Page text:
Michael Brooks – Author of ’13 Things That Don’t Make Sense’ and ‘Free Radicals’

“Uplifting and liberating. Mark Stevenson is the perfect tour guide: optimistic without being naive, fun but not silly, entertaining but enlightening. By the end I was utterly convinced that, given the opportunity to flourish, human ingenuity can disperse the clouds that hang over us today. This is a book to gladden the gloomiest heart.”

Henry Pollack, Nobel Peace Prize Winner and author of ‘A World Without Ice’

“Mark Stevenson is a futurist endowed with abundant optimism. Where some fear that robotics and artificial intelligence will dehumanize the world, he sees an enhancement of freedom; where some see nanotechnology as an army of submicron Lilliputians taking over, he sees an invisible array of artisans performing miracles in tight spaces. It’s invigorating to be led to the far side by someone who sees the bright side!”

Peter Miller, Author of ‘The Smart Swarm’

“This is a brilliant book, and Mark Stevenson is the perfect guide to a dizzying future that is already here. Genetic innovation. Social robots. Nano factories. The ideas come so quickly, with such great humor—it’s like the smartest dinner party you’ve ever attended.”

Matt Ridley, author of ‘Genome’

“insightful and fresh, but also very well written … the best writing about genes I’ve seen in ages.”



Blogs / book sites

Wired

“Stevenson does a great job of delivering all the facts with a sense of wonder and true curiosity. Mix that with a dose of humor and actual understanding of what is being presented to him and you have a very coherent and entertaining journey through the world of future technology. For anyone interested in what the future holds, I highly recommend this book.”

Cory Doctorow @ Boing boing

“Mark Stevenson’s An Optimist’s Tour of the Future is a hilarious and inspiring romp through some of the most promising directions in technology. Stevenson, a former standup comedian, writes with enormous warmth and humor, and he fast-talks his way into the presence of some hard-to-reach scientists and theorists who really represent the cutting edge of their fields [and] does an admirable job of presenting these findings in a lay-friendly way without eliding too much important detail.”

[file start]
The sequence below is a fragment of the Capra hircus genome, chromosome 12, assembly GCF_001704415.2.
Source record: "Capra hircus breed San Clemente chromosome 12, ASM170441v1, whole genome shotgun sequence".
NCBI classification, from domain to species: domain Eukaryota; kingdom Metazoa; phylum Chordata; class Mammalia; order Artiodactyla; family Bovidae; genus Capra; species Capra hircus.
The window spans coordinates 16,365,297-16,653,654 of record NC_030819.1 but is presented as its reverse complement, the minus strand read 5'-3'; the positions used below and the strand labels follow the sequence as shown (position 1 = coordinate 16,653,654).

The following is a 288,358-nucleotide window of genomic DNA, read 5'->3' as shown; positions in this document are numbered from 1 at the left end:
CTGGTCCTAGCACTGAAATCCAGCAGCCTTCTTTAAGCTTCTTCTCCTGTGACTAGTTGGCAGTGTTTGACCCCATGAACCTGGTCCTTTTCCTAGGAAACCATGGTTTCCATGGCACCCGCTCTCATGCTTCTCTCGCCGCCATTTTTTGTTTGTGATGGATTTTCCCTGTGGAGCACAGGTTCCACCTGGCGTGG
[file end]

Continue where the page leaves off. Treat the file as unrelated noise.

Brainpickings.org

Part trendhunting, part rigorous research, part cultural anthropology, An Optimist’s Tour of the Future may just be our generation’s version of Bill Brysons’s iconic A Short History of Nearly Everything — a bold and entertaining blueprint for a future that’s ours to shape and ours to live.

Bookbag

“Putting the ‘popular’ back in ‘popular science’ this is an absolute winner: entertaining, educational, jaw dropping.Never before have I been so captivated by a piece of non-fiction. There are various good-enough books out there, but this is something else. Covering everything from robots to the environment, space exploration to eternal life, the book tracks Stevenson as he treks around the globe, meeting people on the cutting edge of science, and turning their babble into clear descriptions, ideas and explanations Joe Bloggs can understand.”

Guardian Children’s Books

“…fantastic… funny, smart… Even though it’s a non-fiction book it reminded me slightly of the Hitchhiker’s Guide to the Galaxy”

Forces of Geek

“Stevenson is uniquely suited to the task of making his tour of the future not only extremely informative but accessible and entertaining.”

‘You do too much’ – (Naked Scientist) Kat Arney’s blog

An Optimist’s Tour is a rollercoaster headf**k of a book that leaves you shaking your head and muttering “wow!”  You get a real feel for what it’s like to meet these people and get caught up by their energy and ideas. Clever analogies and metaphors, coupled with his easy-going, conversational writing style, make complicated scientific principles pop off the page into graspable reality. …an absolutely cracking read, providing plenty of food for thought and discussion, and I highly recommend it.